Using the skill matrix, training needs can be estimated, not every topic needs to be covered by each team member. For new subjects, special topics or subjects that are about to be discontinued, it may be sufficient if only a few consultants have mastered the relevant topic. The number of consultants with a given level of training, e.g. “knows nearly all”, is determined by the market and/or planned by the team.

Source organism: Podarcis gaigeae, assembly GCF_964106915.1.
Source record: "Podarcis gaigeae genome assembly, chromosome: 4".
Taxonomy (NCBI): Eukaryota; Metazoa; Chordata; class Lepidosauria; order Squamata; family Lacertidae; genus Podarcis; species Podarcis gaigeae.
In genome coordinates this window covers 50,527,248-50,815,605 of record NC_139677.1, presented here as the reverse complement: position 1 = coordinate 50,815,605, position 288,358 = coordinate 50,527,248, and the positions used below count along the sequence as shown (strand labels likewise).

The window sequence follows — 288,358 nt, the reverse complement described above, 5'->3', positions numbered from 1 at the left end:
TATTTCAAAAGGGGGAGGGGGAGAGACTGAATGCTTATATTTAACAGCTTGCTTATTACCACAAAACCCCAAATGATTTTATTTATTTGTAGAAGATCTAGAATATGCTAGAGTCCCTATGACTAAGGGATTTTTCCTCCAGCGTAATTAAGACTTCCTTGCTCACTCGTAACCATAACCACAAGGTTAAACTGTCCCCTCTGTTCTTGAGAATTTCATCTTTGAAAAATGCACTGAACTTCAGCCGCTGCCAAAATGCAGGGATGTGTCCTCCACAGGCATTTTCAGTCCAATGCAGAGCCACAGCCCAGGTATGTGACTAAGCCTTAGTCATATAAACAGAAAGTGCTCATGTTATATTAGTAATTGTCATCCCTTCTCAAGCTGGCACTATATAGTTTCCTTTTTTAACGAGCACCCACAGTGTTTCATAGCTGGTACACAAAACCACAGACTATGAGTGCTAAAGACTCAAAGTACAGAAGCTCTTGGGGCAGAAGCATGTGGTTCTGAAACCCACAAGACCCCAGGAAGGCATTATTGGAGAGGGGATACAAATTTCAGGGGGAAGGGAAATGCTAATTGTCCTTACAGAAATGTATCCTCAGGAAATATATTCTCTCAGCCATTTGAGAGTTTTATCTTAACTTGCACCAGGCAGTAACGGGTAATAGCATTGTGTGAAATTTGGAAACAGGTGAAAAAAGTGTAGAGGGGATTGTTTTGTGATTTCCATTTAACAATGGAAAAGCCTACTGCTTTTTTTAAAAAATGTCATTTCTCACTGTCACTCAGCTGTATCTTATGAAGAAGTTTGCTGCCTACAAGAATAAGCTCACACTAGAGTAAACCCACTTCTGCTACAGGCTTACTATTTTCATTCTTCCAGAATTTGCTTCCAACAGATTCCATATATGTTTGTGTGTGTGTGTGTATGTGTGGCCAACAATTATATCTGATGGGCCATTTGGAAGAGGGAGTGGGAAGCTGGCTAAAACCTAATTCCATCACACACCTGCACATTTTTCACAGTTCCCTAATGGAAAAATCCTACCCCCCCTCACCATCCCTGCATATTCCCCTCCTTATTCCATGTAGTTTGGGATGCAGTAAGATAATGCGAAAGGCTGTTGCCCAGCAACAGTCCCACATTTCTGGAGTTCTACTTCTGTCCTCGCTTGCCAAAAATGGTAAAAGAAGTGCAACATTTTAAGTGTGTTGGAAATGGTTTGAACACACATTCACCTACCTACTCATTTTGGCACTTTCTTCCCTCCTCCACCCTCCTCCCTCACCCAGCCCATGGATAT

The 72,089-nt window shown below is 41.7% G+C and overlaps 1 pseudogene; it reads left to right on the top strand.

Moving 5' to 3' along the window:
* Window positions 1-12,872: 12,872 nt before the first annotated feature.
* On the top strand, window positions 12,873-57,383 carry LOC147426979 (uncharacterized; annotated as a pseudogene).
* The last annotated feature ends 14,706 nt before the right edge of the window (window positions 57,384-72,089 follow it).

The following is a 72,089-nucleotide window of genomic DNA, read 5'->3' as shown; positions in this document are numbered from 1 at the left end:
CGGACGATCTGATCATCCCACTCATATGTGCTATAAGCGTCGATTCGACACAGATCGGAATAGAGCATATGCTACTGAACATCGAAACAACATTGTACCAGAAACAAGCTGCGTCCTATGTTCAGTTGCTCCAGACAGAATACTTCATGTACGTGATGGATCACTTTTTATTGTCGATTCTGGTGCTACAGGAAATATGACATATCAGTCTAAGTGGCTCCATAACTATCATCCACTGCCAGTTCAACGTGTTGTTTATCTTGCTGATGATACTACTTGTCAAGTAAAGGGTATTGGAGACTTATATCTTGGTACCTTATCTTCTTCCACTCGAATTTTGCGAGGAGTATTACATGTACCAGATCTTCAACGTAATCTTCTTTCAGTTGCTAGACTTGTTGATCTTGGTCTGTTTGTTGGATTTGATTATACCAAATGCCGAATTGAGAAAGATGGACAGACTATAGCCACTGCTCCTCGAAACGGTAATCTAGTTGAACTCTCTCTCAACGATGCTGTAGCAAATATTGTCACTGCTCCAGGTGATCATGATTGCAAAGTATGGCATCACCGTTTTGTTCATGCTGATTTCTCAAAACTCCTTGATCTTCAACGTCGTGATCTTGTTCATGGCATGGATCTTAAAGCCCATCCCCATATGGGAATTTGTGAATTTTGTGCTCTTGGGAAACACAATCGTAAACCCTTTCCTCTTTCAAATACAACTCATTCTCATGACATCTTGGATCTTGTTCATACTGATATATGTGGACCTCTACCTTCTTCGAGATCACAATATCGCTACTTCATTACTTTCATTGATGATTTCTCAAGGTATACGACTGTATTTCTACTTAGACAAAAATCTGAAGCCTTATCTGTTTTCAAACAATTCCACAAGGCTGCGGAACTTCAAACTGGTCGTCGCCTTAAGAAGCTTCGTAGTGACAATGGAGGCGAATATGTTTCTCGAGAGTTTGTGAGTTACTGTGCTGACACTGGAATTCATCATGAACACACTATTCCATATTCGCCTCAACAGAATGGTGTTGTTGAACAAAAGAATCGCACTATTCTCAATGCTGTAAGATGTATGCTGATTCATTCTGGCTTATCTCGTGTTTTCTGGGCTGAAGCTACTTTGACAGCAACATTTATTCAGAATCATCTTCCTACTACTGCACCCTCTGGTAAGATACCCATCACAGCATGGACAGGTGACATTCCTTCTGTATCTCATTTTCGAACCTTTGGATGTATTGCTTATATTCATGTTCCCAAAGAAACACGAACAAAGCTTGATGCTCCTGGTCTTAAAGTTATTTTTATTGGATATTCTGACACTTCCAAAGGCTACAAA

Service Champion determines the training program for each skill level. For this purpose he looks at reference books, whitepapers or training courses from the market, develops training courses on his own, prepares overviews, offers coaching and shadowing. The training modules are maintained in lists and divided into “must”, “should”, “could”, so that team colleagues can see whether training is so important for the subject area that it must be carried out (with certification). There are certainly also trainings that are useful but not necessary “should” or trainings that are dedicated to a broader area, for example, and are thus complementary. The category “could” also covers trainings which are very technical, hence useful for understanding the inner mechanisms of the services, but which are more supplementary for consulting purposes.